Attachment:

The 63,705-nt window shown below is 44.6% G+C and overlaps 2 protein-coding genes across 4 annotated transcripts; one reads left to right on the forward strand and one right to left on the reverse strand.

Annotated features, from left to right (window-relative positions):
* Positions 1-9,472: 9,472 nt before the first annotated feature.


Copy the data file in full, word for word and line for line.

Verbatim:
The 63,705-nt window shown below is 44.6% G+C and overlaps 2 protein-coding genes across 4 annotated transcripts; one reads left to right on the forward strand and one right to left on the reverse strand.

Annotated features, from left to right (window-relative positions):
* Positions 1-9,472: 9,472 nt before the first annotated feature.